Funnily enough, Satan was never taken seriously in Iceland. We mocked the devil as a fool, easily beaten or won over. (–Well, we envied his efficient heating system.-–) Folklore is full of tales about how we could cheat on him, even with our soul at risk.
Stories on how wise heathen men could have the devil under were persistent, too annoyingly persistent, so therefore the wise heathens were changed out (by the church) for powerful priests. But folklore was not easy to suffocate, so now any woman could bargain and win Djöfsi.
(djöfsi is a nickname for djöfull (devil)).
For fun: Icelandic is full of “helvítis” and “djöfulsins” banning, to the extent to be a part of spoken language. Not very lady-like, but heating and invigorating in difficult situations. And rather tough.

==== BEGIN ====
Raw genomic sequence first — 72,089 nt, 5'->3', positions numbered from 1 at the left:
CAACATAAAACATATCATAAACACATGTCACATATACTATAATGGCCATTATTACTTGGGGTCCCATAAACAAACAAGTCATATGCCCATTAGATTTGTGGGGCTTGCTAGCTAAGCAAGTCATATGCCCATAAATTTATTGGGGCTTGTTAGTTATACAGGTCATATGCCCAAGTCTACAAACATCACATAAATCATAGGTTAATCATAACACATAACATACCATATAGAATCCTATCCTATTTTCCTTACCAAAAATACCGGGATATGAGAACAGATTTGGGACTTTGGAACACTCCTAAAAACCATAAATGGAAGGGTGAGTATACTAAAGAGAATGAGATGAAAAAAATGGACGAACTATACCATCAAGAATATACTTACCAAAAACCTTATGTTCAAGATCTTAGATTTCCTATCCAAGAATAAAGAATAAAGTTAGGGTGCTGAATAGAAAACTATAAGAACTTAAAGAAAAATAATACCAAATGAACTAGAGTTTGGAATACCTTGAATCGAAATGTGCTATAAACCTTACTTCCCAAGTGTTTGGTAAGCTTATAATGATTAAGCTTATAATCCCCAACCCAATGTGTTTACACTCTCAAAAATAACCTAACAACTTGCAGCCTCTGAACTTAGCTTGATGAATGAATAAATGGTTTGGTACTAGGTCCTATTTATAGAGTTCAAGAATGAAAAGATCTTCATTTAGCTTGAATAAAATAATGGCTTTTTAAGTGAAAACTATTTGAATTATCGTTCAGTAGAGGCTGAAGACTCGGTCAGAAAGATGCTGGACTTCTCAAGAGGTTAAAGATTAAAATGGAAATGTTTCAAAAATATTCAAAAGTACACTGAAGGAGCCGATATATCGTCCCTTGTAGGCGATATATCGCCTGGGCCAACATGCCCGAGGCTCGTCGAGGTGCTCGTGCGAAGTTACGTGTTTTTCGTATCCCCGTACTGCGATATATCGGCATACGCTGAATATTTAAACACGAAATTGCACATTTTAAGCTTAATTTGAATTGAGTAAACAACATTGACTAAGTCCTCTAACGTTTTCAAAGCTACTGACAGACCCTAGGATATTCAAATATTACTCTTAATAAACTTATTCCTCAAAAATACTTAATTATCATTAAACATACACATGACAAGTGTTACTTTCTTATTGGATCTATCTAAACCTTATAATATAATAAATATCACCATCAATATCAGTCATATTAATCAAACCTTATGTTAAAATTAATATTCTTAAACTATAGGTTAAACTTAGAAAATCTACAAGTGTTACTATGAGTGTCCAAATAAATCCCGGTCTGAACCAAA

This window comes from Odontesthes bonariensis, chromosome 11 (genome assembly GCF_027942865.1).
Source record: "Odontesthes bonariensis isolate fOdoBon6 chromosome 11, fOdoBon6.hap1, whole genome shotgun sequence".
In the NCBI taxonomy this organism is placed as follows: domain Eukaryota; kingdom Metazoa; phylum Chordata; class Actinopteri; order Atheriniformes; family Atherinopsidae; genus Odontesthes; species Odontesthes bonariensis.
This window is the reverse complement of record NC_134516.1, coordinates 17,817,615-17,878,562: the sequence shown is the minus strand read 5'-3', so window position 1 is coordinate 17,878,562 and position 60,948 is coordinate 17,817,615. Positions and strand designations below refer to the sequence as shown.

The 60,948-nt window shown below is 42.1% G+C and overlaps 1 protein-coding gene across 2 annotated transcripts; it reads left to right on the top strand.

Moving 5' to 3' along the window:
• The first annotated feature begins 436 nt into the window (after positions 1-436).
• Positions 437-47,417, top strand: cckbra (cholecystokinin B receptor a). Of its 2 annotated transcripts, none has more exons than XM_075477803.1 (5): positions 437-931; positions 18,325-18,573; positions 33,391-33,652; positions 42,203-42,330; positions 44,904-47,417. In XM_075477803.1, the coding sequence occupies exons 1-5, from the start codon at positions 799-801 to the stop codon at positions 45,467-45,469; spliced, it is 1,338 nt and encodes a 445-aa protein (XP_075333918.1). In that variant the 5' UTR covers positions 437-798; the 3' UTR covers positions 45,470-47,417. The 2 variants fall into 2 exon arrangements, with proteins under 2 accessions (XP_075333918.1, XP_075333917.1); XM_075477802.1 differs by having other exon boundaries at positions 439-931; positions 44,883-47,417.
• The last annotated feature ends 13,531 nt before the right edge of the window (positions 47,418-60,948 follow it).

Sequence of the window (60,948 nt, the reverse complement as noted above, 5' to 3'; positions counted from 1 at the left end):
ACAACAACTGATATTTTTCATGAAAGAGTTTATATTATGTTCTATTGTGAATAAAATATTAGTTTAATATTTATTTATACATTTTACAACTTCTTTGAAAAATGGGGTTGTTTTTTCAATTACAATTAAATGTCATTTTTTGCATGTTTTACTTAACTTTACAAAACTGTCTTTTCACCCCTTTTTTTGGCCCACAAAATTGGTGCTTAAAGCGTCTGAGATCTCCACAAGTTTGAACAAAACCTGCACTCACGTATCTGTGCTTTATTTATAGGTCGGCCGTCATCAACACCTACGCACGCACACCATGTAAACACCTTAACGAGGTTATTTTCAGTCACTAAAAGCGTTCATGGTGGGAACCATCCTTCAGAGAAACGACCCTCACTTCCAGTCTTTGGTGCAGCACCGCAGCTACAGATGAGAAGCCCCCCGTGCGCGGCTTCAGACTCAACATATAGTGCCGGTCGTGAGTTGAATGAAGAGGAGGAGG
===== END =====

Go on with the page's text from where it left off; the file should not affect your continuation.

Christians use the Icelandic verbs “blóta” (–hold a heathen blót–) and “ragna” (–derived from rögn, our gods and goddesses–) to mean banning, swearing, call Satan (/their devil). So using helvítis and djöfulsins in a sentence is to “bóta and ragna” in Icelandic. But also called to “bölva” (–we heathens use that verb for banning and swearing–).
The woman and the Devil